Little John of Colchester, a poor lunatic, c.1823
by John Dempsey
Under the Act for the Relief of the Poor (1601), the so-called ‘Old Poor Law’, the situation of the mentally ill or disabled was particularly dire. Some of the afflicted remained in the care of their families, with food, clothing and occasionally nursing assistance subsidised through ‘outdoor relief’. Where such family support was unavailable, parishes provided asylum in the primary institution of public welfare, the workhouse.
As one medical observer noted in the mid-18th century, however, ‘the law has made no particular provision for lunaticks and it must be allowed that the common parish workhouses (the inhabitants of which are mostly aged and infirm people) are very unfit for the Reception of such ungovernable and mischievous persons, who necessarily require separate apartments’. Indeed, with management of parish workhouses being increasingly undertaken by private concerns, some contractors would insist that they be excused responsibility for the ‘raving’ or ‘lunaticks’. This left the parish Overseers of the Poor and the visiting Quarter Sessions magistrates with few options, and the ‘furious’ were often confined with the criminal in a local gaol or house of correction.
An 1807 parliamentary Select Committee on the State of Criminal and Pauper Lunatics found that, of 2,398 pauper lunatics so identified, 1,765 were living in the workhouse, with 113 in a house of correction. This leaves rather more than 20 per cent of the mad poor unaccounted for and unconstrained, living in the community and surviving on parish outdoor relief, perhaps supplemented by odd jobs and begging. Amongst this population we find Dempsey’s Little John of Colchester, A maniac, Whistling Billy and Billy Bean.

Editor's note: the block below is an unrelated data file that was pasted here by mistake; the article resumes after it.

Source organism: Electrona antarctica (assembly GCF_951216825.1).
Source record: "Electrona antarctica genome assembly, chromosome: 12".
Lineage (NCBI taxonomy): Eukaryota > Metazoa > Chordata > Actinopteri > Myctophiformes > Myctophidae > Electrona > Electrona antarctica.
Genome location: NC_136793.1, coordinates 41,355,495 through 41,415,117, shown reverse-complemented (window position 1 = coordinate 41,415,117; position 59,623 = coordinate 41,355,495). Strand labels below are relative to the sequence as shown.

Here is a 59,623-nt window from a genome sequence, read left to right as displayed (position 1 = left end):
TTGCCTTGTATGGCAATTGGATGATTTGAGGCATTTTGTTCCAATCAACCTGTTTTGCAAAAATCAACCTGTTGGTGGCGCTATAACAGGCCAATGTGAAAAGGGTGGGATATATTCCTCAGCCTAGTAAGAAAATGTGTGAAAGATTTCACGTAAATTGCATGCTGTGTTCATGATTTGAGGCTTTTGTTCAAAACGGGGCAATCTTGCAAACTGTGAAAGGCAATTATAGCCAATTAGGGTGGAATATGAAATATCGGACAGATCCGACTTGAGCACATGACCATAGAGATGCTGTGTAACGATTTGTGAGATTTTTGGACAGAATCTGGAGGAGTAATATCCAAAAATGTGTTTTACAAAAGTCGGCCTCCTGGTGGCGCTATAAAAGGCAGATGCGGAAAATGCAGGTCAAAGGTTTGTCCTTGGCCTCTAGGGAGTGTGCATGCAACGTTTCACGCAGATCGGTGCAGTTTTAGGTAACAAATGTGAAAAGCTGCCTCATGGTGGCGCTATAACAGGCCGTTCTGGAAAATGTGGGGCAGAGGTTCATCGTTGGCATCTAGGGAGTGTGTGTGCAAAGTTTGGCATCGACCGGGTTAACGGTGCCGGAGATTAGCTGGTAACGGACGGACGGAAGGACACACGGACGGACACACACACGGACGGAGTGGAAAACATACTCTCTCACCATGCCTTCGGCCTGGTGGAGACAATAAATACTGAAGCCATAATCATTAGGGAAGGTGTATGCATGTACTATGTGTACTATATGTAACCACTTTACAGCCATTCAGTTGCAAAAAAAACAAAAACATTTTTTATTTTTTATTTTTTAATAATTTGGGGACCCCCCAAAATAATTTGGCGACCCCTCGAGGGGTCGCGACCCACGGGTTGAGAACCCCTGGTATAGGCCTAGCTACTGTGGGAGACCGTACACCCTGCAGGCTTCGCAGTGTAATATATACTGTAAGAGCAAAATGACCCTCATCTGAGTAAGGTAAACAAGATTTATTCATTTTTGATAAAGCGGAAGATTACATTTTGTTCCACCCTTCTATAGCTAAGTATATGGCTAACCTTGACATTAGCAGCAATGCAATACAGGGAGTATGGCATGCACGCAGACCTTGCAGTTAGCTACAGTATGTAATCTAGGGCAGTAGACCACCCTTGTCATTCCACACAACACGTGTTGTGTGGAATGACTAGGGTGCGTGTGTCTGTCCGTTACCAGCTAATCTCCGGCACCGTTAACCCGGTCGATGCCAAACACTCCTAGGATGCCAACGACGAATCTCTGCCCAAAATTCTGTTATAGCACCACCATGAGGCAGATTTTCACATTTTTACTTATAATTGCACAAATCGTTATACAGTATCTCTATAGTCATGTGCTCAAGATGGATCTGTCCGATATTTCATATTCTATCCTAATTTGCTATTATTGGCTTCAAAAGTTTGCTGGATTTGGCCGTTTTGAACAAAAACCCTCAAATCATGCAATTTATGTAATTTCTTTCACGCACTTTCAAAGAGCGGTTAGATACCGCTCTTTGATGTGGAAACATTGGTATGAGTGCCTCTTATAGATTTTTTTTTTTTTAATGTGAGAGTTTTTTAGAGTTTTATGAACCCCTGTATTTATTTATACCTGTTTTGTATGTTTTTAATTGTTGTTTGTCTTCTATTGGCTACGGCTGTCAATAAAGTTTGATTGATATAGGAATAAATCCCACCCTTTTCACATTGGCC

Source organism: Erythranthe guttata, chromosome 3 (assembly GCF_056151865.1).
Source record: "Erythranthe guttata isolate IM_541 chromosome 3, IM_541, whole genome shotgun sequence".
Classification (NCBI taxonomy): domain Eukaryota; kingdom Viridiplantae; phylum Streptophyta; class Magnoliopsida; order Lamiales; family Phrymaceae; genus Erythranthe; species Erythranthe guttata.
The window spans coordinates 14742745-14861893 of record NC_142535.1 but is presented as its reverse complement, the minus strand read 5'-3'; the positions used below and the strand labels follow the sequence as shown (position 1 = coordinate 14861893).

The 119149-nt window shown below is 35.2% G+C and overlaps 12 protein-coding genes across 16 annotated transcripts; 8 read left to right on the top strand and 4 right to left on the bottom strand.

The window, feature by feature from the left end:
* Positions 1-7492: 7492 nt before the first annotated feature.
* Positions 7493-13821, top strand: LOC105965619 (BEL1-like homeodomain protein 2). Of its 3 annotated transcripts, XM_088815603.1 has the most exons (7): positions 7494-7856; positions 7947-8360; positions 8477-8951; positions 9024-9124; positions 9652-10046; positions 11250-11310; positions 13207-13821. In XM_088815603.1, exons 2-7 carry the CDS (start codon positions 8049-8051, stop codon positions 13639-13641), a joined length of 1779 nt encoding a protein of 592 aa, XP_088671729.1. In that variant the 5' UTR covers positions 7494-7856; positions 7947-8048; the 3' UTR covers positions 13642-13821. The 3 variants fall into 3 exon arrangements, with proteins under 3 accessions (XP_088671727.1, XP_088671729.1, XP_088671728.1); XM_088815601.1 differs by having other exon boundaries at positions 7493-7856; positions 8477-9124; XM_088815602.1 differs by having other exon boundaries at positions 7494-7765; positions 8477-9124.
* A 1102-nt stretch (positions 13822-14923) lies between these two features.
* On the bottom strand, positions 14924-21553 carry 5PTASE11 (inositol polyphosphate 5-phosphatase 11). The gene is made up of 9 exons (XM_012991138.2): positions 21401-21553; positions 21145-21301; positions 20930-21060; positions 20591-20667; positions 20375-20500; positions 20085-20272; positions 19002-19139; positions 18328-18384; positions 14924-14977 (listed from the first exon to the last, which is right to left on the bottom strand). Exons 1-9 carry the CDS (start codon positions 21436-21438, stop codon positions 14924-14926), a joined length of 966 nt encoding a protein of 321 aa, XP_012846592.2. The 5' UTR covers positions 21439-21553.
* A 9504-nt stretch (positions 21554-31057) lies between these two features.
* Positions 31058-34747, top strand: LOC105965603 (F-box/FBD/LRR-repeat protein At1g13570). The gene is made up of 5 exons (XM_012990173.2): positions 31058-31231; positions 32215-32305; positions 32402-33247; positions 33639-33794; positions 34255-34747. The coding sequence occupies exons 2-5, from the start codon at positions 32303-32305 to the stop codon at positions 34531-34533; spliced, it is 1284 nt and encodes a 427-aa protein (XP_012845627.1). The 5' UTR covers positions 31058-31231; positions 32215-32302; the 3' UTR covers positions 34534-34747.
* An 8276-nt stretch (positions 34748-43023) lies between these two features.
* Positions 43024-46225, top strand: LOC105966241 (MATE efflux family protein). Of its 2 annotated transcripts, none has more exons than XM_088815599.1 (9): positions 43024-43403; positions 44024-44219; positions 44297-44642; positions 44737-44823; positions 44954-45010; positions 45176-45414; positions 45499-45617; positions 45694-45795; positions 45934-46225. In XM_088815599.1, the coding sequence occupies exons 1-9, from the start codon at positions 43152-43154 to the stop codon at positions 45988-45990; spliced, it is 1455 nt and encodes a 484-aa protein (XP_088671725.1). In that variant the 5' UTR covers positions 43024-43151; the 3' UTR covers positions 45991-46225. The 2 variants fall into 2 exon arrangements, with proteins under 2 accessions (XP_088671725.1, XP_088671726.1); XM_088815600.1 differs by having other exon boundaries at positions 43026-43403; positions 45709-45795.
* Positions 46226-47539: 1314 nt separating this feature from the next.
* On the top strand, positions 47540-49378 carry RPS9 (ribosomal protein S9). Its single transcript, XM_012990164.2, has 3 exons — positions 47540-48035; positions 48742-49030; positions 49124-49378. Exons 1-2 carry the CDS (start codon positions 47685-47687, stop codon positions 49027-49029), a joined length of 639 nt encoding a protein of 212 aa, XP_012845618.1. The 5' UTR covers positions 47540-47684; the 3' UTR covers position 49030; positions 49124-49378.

The artist shows considerable sensitivity in his portrayal of the pauper lunatic Little John of Colchester. John’s wrinkled brow and tiny, tightly clasped hands suggest extreme anxiety, while his eyes reveal a disengagement or inwardness. Furthermore, in the background of the work, Dempsey has washed a frieze of wobbly, blurry watercolour verticals that could be distant trees, or standing stones, or human figures in fog, perhaps indicating an intuition that for Little John, the world outside his madness is nothing but a parade of ghosts.
A maniac is not identified. His dark and staring eyes and his determined grip on the sheaf of papers in his hands might imply, however, some obsessive-compulsive disorder, a monomaniac fixation on a perceived legal injustice, perhaps, or it may be that the writing indicates the hypergraphia that is often associated with temporal lobe epilepsy. This work also shows that, for all his occasional gaucheness, Dempsey can be striking and original in his visual metaphors. Behind the figure of the maniac, a wide door opens into inky blackness, into the dark experience of insanity, inhumanity and incarceration.
Collection: Tasmanian Museum and Art Gallery, presented by C. Docker, 1956
Those of you who are active in social media circles may be aware that through the past week I have unleashed a blitz on Facebook and Instagram in connection with our new winter exhibition Dempsey’s People: A Folio of British Street Portraits, 1824−1844.
A folio of British street portraits 1824–1844
Dempsey’s people: a folio of British street portraits 1824–1844 is the first exhibition to showcase the compelling watercolour images of English street people made by the itinerant English painter John Dempsey throughout the first half of the nineteenth century.
Allow me to introduce...
These full-length figures in watercolour, gouache and pencil date mostly from the 1820s, and almost all come from the collection of the Tasmanian Museum and Art Gallery, Hobart.